Thursday, February 25, 2016

The Maltese Falcon **** (1941)

I've always admired The Maltese Falcon and yet I find it oddly elusive.  A great film for sure, but what exactly makes it great?  

The Maltese Falcon and Citizen Kane were both released in the fall of 1941.  Those two movies were highly influential on American cinema, I would argue The Maltese Falcon offered something just as unique as Citizen Kane.  The tone, look, and most importantly the attitude of The Maltese Falcon are 20th century all the way.  While Citizen Kane was more cinematic and inventive, the story of a media mogul's demise feels moldy, a heavy handed morality tale.  Meanwhile The Maltese Falcon explores moral ambiguity with a razor sharp, almost clinical precision.  

Sam Spade and Charles Foster Kane are flip sides of the American character. Kane's all bluster and wit, a hollow man impossible to like. Spade despises such people, he's a cynic, all too knowing observer of human nature.  He's got a chip on his shoulder.  Spade could care less if you like him, he comes from a cold world.

The Maltese Falcon, set in the urban jungle of San Francisco, a mid 20th Century Megalopolis with stone buildings and bridges, swanky hotels and apartments, wide streets bulging with automobiles, stark offices where history moves on.  The verisimilitude verges on Sci-Fi; Bogart's detachment borders upon alien.  

The supporting characters are a panorama of slightly askew humanity: Mary Astor's "school girl" take on the femme fatale, Peter Lorre as the shifty Joel Cairo, Sydney Greenstreet stands out in particular with his continental charm as a contrast Spade's hard edged philosophy, and who can forget Elisha Cook Jr. as Wilmer, the most ineffectual toady in movie history (if you want to be impressed look at Cook's filmography on IMDB he acted steadily from the 30s to the 80s.)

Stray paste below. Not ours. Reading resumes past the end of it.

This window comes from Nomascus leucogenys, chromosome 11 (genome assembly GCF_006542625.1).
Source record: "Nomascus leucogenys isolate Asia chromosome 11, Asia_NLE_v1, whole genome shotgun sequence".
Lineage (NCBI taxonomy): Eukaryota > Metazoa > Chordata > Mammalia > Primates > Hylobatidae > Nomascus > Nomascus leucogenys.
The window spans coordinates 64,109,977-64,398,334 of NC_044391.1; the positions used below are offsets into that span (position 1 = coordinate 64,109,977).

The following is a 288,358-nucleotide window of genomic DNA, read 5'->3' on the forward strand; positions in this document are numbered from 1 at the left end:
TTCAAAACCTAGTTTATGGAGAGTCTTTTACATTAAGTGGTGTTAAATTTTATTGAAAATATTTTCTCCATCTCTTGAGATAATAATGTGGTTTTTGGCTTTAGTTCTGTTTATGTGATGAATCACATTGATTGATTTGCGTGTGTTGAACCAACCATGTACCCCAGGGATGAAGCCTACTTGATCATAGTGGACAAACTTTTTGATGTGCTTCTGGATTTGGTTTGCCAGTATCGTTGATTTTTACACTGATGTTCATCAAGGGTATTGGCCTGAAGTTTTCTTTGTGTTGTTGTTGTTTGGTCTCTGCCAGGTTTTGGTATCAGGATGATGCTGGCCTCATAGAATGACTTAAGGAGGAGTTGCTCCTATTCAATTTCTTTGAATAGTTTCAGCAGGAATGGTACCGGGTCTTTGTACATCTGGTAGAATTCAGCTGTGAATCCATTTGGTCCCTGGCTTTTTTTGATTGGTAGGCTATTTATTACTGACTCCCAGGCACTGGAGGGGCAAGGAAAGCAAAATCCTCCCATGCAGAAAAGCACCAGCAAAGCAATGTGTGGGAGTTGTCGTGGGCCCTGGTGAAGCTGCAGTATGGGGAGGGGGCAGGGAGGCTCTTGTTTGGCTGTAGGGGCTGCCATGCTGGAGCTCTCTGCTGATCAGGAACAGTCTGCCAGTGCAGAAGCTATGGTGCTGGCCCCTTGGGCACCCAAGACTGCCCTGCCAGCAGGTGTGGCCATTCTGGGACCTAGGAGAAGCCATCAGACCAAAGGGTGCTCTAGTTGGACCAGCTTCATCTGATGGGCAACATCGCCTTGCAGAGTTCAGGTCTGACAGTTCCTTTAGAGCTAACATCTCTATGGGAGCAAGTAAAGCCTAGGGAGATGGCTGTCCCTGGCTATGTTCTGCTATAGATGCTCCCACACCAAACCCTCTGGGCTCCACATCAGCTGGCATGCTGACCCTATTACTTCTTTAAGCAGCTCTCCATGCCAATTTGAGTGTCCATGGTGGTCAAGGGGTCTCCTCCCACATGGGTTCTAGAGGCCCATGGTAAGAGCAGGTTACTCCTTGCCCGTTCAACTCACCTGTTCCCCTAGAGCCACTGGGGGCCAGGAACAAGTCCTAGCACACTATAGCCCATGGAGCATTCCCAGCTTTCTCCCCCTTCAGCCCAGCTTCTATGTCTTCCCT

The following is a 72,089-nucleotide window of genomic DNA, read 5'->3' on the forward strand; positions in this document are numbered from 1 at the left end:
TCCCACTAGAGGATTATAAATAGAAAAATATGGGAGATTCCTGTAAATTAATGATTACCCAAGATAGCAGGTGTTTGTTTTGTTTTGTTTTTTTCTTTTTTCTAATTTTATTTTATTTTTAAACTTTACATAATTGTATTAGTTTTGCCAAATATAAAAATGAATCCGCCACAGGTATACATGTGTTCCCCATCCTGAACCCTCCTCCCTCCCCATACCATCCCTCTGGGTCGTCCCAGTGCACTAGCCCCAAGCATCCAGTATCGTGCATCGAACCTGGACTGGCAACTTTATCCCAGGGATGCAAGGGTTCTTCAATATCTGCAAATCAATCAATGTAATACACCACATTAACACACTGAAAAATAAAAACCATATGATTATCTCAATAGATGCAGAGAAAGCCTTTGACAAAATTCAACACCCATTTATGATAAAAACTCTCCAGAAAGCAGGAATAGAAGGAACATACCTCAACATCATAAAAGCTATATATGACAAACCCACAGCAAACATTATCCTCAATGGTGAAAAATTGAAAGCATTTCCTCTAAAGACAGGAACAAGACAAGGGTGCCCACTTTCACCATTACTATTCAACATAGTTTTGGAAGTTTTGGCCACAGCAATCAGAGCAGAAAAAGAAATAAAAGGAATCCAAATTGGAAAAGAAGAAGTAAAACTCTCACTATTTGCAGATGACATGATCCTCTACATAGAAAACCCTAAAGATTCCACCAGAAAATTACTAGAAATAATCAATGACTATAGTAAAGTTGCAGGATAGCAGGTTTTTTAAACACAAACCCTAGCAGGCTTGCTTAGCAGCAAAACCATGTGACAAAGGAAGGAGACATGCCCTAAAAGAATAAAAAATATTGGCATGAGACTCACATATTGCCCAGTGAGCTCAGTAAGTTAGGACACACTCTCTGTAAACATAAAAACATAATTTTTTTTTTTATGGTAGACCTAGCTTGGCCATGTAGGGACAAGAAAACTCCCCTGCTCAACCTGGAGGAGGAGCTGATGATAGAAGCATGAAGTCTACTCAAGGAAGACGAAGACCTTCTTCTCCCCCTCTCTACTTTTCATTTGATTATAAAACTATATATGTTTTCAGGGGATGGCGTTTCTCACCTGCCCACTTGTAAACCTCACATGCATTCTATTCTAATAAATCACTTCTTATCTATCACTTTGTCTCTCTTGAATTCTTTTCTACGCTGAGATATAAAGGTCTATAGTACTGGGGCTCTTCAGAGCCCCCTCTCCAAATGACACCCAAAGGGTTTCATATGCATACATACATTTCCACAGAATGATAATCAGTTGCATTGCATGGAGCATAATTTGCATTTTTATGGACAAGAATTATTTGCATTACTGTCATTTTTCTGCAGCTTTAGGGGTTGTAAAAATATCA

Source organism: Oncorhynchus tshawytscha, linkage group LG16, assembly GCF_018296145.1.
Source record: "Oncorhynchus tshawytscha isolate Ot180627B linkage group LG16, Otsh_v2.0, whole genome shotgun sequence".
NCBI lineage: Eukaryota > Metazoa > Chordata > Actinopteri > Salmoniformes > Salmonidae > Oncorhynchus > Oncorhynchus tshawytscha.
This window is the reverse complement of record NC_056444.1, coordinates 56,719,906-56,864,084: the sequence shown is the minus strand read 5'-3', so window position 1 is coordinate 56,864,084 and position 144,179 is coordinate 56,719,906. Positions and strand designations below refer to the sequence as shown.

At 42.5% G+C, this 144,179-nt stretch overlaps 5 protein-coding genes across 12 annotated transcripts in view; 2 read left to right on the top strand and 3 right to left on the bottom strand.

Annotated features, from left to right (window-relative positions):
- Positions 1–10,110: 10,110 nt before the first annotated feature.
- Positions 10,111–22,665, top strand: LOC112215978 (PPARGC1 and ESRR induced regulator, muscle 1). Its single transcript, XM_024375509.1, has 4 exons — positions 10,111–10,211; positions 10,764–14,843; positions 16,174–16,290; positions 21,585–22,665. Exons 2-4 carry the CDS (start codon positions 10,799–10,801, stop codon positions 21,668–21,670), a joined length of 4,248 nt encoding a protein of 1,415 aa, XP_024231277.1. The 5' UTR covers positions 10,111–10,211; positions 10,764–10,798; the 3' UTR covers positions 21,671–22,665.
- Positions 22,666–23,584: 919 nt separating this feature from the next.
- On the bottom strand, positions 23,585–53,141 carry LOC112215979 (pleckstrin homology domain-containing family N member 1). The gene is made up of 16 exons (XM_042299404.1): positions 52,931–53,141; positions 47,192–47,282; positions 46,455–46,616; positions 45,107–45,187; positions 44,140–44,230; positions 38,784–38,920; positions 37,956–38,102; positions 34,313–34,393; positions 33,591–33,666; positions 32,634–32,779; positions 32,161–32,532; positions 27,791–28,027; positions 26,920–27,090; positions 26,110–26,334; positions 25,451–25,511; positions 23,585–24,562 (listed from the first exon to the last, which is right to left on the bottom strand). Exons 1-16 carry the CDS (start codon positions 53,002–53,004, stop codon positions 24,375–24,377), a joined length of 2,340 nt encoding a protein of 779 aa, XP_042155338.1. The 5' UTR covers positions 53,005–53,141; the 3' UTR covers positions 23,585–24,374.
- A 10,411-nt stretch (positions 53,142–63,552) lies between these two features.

Speaking of longevity, The Maltese Falcon marked the directorial review of John Huston, the first of 47 he went on to direct.  Few American filmmakers excelled more at adapting classic literature. Some of favorites include the underrated The Red Badge of Courage, Under the Volcano, and his elegiac final film The Dead.  

Humphrey Bogart created a new type of male protagonist; a world weary cynic. In Casablanca, Bogart plays a Romantic disguised as a Cynic. There's no sentimentality to Sam Spade, you must accept him at face value.

Perhaps the elusive nature of The Maltese Falcon lies in the convoluted plot. Most of the important action takes place off camera. The plot itself, intrigue surrounding a priceless historical artifact, spirals into something close to incoherence.  But the plot is the least important element of the film.  What we see happening on the screen is just as compelling as what happens off it.  Even though the film states they were arrested, due to Hollywood code regarding morality, I'd like to think they are all still out there in pursuit of the object "dreams are made of."






0 Comments:

Post a Comment

Subscribe to Post Comments [Atom]

<< Home